The Grand Teton National Park is enduring a very hot, dry summer and the park service recently elevated the level of fire danger to “Extreme”, their highest level, which according the park service means that “fires can start easily, spread quickly, and burn intensely”….
As such, it pays for all of the park’s visitors to follow the Bridger/Teton Interagency Fire Service prescribed fire safety rules (pdf file). Furthermore, it pays to carry around a cell phone while enjoying the park’s activities – even if you only plan to be out for a few hours. Case in point, while on a hike two days ago, my wife and I spotted smoke while on the Taggart Lake trail.
Where There’s Smoke
Taggart Lake is a natural lake with picturesque views of the Grand Teton mountain range and hiking the basic trail only takes a few hours. While taking a break at the east shore of the lake to admire the <a href="views“>views from the shoreline, my wife noticed some smoke emerging from the pine trees on the west shore as shown in the pictures to your left, (click to enlarge). After taking a closer look with some binoculars to get a better fix on the position, my wife used my cell phone to call her father and have him report the smoke to the park rangers. Fortunately, her father is currently working at the National Elk Refuge, which is right next to the Teton National Park and he has a direct radio line to the Rangers. As such, we heard a helicopter approaching in less than two minutes from when we contacted her father.
The helicopter pilot located the smoke in a few minutes and after circling the location a few times (as pictured to your far left, click to enlarge) sped off and returned with a Bambi Bucket. The helicopter took several passes at the smoke plume, refilling with water directly from Taggart Lake each time. You can see the red Bambi Bucket (I had no idea that’s what they were called until I looked it up) below the helicopter in the picture to your near left (click to enlarge).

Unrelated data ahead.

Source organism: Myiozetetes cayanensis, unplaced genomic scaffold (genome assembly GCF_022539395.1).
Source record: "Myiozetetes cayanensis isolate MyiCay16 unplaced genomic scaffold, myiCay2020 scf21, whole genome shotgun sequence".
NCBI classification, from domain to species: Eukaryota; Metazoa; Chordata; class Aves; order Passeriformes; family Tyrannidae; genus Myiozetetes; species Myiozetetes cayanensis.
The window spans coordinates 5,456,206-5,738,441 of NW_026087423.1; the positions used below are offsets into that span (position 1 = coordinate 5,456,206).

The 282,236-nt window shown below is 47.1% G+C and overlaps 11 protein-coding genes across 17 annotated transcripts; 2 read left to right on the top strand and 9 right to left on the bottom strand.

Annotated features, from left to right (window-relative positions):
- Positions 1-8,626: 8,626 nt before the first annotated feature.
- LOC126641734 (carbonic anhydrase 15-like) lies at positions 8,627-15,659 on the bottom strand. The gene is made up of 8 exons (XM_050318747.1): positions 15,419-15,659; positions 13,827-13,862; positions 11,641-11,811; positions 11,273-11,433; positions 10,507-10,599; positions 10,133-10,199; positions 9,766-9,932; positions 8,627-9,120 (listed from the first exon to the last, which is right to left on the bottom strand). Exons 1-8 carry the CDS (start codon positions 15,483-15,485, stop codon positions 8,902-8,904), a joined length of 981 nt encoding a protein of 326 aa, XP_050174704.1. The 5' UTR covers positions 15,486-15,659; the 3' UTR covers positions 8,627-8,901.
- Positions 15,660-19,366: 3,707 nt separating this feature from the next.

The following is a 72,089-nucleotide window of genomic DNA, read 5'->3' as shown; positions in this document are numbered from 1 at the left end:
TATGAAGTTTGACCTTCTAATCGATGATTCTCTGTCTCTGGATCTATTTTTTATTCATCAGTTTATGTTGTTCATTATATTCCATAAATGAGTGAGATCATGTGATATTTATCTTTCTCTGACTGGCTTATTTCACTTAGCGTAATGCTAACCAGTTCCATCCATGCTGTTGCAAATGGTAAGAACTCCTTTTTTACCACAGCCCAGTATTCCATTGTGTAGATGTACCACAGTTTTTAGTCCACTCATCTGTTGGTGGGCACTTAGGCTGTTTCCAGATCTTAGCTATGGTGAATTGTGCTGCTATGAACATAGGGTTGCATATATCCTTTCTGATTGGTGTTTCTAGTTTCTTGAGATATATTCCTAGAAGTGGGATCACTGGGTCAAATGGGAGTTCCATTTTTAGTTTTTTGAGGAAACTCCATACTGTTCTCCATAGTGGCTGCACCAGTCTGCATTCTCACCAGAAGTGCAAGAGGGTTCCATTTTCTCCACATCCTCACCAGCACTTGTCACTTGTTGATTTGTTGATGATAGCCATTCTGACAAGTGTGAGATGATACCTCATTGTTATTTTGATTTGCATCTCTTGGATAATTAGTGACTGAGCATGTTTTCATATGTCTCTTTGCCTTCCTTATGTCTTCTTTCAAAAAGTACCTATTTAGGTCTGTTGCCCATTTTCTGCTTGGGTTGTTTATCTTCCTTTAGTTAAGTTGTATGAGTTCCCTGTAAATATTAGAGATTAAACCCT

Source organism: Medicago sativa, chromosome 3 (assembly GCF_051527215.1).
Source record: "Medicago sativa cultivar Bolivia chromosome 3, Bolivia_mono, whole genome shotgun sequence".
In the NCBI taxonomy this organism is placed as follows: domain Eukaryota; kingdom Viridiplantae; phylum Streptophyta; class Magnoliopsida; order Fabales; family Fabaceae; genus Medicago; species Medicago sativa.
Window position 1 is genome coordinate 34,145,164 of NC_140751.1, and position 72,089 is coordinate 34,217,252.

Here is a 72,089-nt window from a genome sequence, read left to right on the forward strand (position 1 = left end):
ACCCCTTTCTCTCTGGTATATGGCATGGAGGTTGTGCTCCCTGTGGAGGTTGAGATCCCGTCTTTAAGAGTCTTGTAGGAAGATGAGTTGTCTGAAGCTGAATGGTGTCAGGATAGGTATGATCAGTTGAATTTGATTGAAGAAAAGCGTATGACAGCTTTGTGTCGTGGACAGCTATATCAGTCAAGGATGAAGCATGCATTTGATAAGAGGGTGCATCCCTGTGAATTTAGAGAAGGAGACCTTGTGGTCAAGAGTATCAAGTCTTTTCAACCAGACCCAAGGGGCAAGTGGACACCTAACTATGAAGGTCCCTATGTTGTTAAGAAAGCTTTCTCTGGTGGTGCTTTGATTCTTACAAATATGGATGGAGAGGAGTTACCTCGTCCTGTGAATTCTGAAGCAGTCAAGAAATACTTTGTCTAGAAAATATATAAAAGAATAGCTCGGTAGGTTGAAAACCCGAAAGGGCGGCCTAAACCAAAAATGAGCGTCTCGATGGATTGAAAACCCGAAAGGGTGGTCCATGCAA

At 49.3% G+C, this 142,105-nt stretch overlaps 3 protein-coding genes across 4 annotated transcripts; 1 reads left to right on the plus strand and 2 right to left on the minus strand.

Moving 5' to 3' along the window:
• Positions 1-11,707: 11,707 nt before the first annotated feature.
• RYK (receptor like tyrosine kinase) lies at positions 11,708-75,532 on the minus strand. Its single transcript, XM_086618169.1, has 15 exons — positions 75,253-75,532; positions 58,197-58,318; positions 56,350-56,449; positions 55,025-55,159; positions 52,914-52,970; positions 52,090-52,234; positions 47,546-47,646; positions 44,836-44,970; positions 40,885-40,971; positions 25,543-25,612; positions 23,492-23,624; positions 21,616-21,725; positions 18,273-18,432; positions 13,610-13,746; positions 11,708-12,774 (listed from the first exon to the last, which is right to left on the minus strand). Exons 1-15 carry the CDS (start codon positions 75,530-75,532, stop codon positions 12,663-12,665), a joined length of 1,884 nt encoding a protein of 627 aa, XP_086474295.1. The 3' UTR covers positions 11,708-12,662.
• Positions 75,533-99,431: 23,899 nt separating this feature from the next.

The helicopter pilot took the time to hit a few other spots in the immediate area that must have looked suspicious from that point of view. The firefighter’s efforts seemed to do the trick as the smoke was no longer visible and we headed off for the rest of our hike.
Upon returning to the trailhead, we noticed a Park Ranger fire truck that wasn’t there when we started the hike (pictured to your left, click to enlarge); another good sign that the Rangers and Interagency Firefighting Service are keeping one step ahead of disaster.
All in all, this was a good lesson with regard to keeping your cell phone with you whenever you’re heading out – regardless if it is for work or play.
Postscript: If you are traveling to the Grand Teton National Park area this summer, the direct number to report smoke or fire in the park is 307.739.3630. It only takes a moment to punch the number into your cell phone’s address book and although odds are you won’t need it, you’ll be glad it is there if you do.